Saturday- Virginia Tech vs. No. 5 Florida State.  The Seminoles were picked to finish fifth in the ACC, and soft seasons by North Carolina and Virginia have created a bit of a vacuum which coach Leonard Hamilton’s team has been more than happy to fill.  But three straight single-digit victories may lead one to believe FSU’s run is about to end, or at least be sidetracked for a game or two.  And who knows what shape they’ll be in from a tempo standpoint after facing Virginia Tuesday night.

 

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Maryland received a rude awakening in December when they lost again at Penn State. Now the eastern wing of the Big Ten neighborhood could be even dicier.  I said it here last week in this space, and I’m going to say it again. Rutgers is actually good this year.  The Scarlet Knights are 14-4 and are currently ranked by the AP for the first time since 1979: when the Top 25 was a Top 20, the shot clock was years away from being used in the college game, and the three-pointer wasn’t even used in the NBA. The Big East hadn’t even been formed and the NCAA Tournament was going from 32 to 40 schools, with the Final Four broadcast on NBC and ESPN not even created yet to broadcast the first two days.  The ensuing 40-plus years have not been kind to a school that’s logged time in five different conferences, as they’ve not been to the NCAA Tournament since 1991 (that was three leagues ago when they were an Atlantic 10 member).  But coach Steve Pikiell in his fourth year at the helm as built the Scarlet Knights into a defensive dynamo: they allow a Big Ten-low 58.7 points per game while ranking second in steals and fourth in rebounding margin.  We’ll know how far they’ve come Wednesday night when they visit No. 19 Iowa.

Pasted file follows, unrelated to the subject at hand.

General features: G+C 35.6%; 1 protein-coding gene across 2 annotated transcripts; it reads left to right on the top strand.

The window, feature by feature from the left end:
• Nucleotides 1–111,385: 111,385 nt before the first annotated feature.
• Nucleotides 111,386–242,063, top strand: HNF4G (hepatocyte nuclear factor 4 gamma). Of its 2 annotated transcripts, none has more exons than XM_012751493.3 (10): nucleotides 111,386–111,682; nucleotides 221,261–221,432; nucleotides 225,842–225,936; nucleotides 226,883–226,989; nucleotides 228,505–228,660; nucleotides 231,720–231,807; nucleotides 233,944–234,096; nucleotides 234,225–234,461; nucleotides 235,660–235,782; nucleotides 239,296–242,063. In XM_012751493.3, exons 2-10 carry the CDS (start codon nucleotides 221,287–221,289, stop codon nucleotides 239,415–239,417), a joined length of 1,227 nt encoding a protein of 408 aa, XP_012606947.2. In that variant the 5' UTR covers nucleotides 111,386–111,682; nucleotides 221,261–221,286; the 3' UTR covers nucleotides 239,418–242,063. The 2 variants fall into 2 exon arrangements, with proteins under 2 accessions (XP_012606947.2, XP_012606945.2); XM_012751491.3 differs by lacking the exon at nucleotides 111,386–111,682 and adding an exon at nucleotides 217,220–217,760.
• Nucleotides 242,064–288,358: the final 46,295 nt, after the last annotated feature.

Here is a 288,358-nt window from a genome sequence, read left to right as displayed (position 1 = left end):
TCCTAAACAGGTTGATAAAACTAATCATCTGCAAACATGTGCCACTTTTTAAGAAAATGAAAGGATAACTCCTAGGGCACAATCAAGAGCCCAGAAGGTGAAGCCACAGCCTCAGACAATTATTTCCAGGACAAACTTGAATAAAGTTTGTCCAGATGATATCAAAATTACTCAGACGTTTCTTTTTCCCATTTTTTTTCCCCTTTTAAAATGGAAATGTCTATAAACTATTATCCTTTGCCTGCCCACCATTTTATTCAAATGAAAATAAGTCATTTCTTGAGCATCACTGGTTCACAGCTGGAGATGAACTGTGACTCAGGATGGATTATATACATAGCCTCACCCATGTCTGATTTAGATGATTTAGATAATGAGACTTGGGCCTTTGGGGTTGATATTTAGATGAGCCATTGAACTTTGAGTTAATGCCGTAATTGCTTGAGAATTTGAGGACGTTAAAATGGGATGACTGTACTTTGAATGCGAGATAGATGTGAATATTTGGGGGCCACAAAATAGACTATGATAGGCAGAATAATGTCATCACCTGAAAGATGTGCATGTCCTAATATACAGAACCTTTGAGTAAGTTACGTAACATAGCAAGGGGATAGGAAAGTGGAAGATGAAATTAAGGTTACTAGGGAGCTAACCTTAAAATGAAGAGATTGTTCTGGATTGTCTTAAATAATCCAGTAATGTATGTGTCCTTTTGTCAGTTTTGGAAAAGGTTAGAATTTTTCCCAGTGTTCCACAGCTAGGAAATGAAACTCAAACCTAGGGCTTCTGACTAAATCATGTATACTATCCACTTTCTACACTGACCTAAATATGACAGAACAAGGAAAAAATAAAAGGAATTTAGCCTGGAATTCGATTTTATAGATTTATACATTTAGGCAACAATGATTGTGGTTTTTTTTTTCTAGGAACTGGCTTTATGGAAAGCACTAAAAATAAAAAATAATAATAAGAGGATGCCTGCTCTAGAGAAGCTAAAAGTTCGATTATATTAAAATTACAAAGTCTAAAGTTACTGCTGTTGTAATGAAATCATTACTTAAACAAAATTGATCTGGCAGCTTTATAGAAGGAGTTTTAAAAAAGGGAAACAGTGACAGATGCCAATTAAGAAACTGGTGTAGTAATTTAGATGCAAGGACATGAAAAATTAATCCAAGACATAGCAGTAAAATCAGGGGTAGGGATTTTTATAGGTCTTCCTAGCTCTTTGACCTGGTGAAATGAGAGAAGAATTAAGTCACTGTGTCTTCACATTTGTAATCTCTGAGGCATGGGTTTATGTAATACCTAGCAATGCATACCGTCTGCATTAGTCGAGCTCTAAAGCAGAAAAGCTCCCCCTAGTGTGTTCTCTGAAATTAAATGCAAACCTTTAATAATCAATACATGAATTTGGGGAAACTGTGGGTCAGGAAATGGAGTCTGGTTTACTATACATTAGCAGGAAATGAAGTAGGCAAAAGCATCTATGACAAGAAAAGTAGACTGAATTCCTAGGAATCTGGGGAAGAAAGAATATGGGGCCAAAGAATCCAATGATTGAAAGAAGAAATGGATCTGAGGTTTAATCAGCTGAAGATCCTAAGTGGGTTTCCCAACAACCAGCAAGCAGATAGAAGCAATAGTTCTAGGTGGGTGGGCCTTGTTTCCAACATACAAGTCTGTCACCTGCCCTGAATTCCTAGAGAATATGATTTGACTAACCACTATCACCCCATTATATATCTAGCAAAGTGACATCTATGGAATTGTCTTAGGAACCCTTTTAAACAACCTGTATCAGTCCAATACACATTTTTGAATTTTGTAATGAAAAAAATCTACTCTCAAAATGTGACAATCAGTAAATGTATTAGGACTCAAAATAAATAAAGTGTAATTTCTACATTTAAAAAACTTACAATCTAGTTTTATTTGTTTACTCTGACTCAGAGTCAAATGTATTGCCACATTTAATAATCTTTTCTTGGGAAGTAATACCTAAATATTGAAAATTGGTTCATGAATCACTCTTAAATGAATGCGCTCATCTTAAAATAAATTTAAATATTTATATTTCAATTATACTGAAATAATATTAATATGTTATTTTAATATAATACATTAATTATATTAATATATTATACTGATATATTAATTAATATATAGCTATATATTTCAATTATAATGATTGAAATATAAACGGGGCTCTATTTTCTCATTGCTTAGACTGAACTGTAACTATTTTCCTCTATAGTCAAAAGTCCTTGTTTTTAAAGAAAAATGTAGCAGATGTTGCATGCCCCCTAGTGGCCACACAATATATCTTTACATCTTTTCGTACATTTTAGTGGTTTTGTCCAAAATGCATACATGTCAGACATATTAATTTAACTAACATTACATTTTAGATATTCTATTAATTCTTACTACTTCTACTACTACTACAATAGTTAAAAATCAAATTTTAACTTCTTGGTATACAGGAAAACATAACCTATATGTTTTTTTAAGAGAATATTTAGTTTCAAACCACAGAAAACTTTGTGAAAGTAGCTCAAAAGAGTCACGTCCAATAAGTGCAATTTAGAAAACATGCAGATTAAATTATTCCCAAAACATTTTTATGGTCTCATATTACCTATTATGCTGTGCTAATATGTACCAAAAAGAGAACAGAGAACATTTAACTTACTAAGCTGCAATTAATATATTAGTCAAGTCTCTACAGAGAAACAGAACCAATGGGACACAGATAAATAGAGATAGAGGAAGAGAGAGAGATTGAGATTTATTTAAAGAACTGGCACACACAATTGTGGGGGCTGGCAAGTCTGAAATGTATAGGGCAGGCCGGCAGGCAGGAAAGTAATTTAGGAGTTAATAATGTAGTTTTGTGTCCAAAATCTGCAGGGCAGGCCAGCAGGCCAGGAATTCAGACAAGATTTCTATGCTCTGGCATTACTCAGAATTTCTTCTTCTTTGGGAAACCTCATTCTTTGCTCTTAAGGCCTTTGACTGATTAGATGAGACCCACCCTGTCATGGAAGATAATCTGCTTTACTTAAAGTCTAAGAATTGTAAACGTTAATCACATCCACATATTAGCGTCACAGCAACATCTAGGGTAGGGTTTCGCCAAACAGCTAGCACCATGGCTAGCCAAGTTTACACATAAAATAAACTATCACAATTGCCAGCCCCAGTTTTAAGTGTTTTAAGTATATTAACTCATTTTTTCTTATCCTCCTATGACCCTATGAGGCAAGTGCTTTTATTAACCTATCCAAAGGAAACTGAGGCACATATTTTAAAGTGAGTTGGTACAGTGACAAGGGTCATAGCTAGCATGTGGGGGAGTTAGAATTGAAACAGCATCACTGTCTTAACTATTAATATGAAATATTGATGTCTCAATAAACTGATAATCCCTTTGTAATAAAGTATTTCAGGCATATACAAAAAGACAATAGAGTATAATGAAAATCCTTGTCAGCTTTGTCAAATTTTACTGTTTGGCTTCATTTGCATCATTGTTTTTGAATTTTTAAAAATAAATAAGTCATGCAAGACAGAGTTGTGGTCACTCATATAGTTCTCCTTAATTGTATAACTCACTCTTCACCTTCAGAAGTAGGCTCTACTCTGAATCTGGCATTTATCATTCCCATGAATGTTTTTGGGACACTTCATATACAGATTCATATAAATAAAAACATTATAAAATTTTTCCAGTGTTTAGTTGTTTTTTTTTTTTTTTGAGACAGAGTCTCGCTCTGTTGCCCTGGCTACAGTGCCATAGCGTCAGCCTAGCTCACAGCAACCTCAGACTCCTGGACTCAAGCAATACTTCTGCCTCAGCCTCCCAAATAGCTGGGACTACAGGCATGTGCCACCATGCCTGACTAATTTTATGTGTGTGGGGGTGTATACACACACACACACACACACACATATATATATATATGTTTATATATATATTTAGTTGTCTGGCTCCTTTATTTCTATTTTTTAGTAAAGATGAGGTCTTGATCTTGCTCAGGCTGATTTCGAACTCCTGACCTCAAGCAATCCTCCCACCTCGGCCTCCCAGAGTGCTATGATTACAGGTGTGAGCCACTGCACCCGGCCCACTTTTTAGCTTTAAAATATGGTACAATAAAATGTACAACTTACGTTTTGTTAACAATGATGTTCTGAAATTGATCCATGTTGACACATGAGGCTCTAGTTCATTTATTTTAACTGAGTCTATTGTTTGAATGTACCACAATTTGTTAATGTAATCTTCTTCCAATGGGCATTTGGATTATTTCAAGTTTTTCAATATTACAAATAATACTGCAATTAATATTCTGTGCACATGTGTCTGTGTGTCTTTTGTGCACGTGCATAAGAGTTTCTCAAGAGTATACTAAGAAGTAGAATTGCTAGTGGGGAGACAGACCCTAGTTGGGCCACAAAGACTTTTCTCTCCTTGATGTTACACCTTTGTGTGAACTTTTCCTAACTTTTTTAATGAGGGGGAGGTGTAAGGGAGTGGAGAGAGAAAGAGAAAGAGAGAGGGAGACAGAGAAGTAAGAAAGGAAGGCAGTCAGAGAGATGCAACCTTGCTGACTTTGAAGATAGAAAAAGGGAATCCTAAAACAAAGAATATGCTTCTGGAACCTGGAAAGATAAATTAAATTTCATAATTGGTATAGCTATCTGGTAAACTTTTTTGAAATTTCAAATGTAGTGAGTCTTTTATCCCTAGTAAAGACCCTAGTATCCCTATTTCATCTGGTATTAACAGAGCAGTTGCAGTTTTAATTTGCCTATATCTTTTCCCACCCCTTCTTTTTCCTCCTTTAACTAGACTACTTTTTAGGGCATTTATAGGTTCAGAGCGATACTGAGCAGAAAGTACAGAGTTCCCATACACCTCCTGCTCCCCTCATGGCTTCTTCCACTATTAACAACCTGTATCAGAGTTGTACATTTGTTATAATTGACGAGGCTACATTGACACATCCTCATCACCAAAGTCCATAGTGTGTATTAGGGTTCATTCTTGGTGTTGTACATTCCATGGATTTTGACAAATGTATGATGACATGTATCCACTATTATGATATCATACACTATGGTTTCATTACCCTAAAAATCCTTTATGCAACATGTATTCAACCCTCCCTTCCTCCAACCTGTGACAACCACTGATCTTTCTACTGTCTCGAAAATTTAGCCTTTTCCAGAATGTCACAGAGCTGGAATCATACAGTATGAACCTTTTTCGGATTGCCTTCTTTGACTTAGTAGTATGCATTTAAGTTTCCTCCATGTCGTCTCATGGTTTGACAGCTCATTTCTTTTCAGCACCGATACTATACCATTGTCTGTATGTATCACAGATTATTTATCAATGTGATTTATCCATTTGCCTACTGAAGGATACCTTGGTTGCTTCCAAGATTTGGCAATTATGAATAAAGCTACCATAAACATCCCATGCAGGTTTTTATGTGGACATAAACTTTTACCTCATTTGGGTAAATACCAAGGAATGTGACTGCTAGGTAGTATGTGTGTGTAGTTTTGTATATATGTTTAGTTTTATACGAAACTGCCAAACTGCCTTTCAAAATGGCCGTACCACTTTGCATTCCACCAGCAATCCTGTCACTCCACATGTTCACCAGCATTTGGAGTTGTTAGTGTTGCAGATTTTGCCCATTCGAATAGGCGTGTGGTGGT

Alma Mater Update- back to back to back wins for the Orange have SU over .500 in the ACC for the first time all winter.  Saturday’s 71-69 win at Virginia Tech avenged a loss from the week before in the Dome as Buddy Boeheim tied a career high with 26 points.  The Buddy Watch has the sophomore at 511 career points with 13 games remaining; if he keeps up his current average of 16.2 points per game he’ll enter the ACC Tournament with 721.  His dad scored 745 career points before going on to win over 1,000 games with his alma mater.

 

Wow of the Week- Richmond (14-4, 4-1 Atlantic 10) has already surpassed last winter’s win total, and the Spiders did so by triumphing twice on the road.  Wagner transfer Blake Francis has settled in to spearhead the offense (18 points per game), allowing big man Grant Golden to focus inside and guard Jacob Gilyard to worry more about running the offense.  Coach Chris Mooney is in his 15th season at the helm, and after consecutive 20-loss campaigns appears to have the Spiders set back on a familiar course that will have them contending in the A-10.

 

Player to Watch- Virginia gave us four years of the unintentional comedy that was big man Jack Salt:  the six-foot-ten center from New Zealand, despite shooting 59% from the field during his career, notched more personal fouls than made baskets in each of his four seasons with the Cavaliers.  Salt’s exit means more run for seven-foot-one Jay Huff, who after averaging under ten minutes per game in his first two seasons has turned into a major force this winter.  He’s averaging 24.5 minutes and recorded 17 points with 8 rebounds in a win against Georgia Tech that ended a three game slide.  But Huff was back to single digits in Monday’s loss to NC State, and UVa finds itself at .500 in league play.